The Irene Thomas Hospice in Delta, B.C. Photo by Agnieszka Ruck

Supreme Court deals final blow to hospice society

By  AGNIESZKA RUCK, Canadian Catholic News
  • April 22, 2021

VANCOUVER -- Delta Hospice Society has lost its final legal opportunity to prevent a takeover of its board by euthanasia advocates.

The Supreme Court of Canada has dismissed an appeal by the B.C. society in its efforts to become a society that operated on Christian principles and supported life until “natural death,” thus making it exempt from the mandate to allow assisted suicide on its premises.

The Delta Hospice Society had fought to maintain its standing as a hospice that didn’t offer assisted suicide, and after refusing to meet a Feb. 3 deadline from the Fraser Health Authority and Health Minister Adrian Dix to start allowing legal assisted suicides, Fraser Health took control of the building. The society argued the practice is not part of hospice care, and tried various means to escape the mandate, including considering becoming a faith-based organization.Before the controversy, society membership was around 150. It shot up to 1,500 in late 2019 and is now approaching 9,000. As membership requests suddenly increased, including from people board president Angelina Ireland believes are linked to a pro-assisted suicide lobby group, the board tried to limit who was in and who was out. “It appears a strategic campaign to infiltrate the society was planned,” Ireland said.

In B.C. Supreme Court and the Court of Appeals last year, the hospice was told it must allow anyone who applies for membership and pays a nominal fee to become a member, and that to pick and choose members based on other criteria would be in “bad faith” and against its own bylaws.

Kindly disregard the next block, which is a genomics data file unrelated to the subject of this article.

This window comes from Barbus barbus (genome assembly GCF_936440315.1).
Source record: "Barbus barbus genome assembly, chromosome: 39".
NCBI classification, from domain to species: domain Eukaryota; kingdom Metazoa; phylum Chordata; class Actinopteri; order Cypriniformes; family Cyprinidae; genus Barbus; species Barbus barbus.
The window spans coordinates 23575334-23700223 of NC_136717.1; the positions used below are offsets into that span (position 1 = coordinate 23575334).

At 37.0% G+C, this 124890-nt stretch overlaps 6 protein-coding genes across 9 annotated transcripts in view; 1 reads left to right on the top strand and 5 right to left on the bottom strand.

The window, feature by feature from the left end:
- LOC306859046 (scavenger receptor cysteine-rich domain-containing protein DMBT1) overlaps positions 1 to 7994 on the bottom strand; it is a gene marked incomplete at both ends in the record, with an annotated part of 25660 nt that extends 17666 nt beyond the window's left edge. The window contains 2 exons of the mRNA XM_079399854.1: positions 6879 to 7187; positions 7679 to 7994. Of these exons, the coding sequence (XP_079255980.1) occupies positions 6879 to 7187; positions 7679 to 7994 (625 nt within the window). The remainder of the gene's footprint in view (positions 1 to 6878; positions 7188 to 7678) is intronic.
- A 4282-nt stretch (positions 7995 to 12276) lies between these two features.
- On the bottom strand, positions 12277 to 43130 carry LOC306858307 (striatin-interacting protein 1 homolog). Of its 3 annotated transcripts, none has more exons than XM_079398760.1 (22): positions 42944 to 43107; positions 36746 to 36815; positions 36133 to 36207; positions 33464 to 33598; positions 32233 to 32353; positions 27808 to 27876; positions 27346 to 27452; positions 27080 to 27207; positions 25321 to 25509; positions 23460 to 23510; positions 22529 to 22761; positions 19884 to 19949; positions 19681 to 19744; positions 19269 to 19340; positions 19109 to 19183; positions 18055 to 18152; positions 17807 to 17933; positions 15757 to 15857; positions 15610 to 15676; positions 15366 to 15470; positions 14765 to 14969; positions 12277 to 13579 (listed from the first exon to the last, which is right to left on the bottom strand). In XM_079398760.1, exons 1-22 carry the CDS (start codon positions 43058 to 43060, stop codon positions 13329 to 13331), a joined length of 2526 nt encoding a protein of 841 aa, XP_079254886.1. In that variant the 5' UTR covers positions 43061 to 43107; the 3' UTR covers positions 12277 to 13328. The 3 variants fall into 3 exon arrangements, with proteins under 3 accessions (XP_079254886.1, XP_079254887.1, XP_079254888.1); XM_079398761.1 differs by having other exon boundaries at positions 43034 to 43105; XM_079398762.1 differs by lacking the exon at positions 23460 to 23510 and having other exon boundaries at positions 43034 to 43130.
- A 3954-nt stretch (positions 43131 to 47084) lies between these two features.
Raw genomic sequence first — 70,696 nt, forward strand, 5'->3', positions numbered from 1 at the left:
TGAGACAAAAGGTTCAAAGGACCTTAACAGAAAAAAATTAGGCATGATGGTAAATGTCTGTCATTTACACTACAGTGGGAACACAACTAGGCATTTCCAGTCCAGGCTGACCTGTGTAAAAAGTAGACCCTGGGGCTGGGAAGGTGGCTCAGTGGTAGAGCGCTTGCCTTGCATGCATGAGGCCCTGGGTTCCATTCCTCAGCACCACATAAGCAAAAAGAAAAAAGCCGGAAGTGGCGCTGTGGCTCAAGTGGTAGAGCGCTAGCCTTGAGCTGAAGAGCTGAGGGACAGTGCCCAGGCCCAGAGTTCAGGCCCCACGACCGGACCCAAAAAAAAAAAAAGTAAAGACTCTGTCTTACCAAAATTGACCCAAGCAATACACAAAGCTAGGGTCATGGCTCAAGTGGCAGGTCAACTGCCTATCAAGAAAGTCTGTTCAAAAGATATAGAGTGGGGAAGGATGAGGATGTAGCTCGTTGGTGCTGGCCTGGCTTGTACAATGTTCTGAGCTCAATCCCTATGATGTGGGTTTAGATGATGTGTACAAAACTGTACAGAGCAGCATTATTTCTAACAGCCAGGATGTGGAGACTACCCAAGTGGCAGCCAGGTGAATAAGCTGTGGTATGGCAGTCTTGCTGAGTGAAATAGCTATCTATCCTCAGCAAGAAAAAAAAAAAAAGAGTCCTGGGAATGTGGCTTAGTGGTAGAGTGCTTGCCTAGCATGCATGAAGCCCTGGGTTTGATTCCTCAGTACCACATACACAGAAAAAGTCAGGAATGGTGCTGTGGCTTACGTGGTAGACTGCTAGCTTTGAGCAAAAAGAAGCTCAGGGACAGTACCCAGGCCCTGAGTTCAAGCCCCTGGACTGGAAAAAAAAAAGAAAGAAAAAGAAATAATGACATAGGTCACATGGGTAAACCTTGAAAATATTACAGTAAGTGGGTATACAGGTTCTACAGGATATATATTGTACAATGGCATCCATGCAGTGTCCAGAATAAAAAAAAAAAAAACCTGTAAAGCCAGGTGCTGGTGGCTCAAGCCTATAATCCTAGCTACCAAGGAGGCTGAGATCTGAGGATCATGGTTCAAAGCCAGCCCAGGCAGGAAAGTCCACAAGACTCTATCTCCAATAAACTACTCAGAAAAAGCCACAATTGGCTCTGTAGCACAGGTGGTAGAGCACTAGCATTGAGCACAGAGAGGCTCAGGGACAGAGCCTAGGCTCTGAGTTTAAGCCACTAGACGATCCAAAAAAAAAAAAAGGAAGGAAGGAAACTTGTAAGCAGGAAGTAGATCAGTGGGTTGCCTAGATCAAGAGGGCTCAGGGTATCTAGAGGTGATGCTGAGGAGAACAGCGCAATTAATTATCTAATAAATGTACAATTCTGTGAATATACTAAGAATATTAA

“Every private society in Canada must now fear that their constitutional rights of freedom of conscience and freedom of association are at risk,” Ireland said.

“By the Supreme Court of Canada deciding to dismiss our case, we have been told in essence that the private is now public and a governing body of an organization is vulnerable to any agenda, special interest group or social media movement. Essentially, it is powerless to define its purposes and protect its assets and its membership.”

Supporters of assisted suicide in the hospice, who have formed a group called Take Back Delta Hospice, are pleased with the court’s ruling.

“What an ordeal it has been to have to fight all the way to the Supreme Court of Canada so that local residents who wish to become members of the society are treated fairly,” spokesperson Chris Pettypiece told media.

The Supreme Court did not provide a reason for dismissing the appeal, as is customary.

“The effects of the decisions in the lower courts seem to me very worrisome,” said Peter Stockland, editor-in-chief of Convivium and a Catholic Register columnist.

“From the documents I’ve read, it appears to mean any private society is vulnerable not only to having its membership taken over by those willing to pay a few bucks to join, but those who join can seek ends that are antithetical to the original mission,” he told The B.C. Catholic.

He suggested, by way of analogy, that a private organization raising funds for cancer research should not be vulnerable to being swamped by members seeking to promote health benefits of smoking.

“Yet that’s what seems to have happened here. A group committed to MAiD (medical assistance in dying) decided to ‘take back’ a hospice society that, in its constitution, is committed to ensuring patients ‘live as fully and as comfortably as possible.’ On what planet can administering MAiD be consistent with ‘living fully and comfortably’? In other words, they ‘took back’ what they never had, and knew full well their intentions violated the beliefs and goals of the Delta Hospice Society.”

Deacon Andrew Bennett, director of the Cardus Religious Freedom Institute, said the ruling could have implications for other organizations. There needs to be room for competing views, he said.

“I think that’s commensurate with living in a democracy.”

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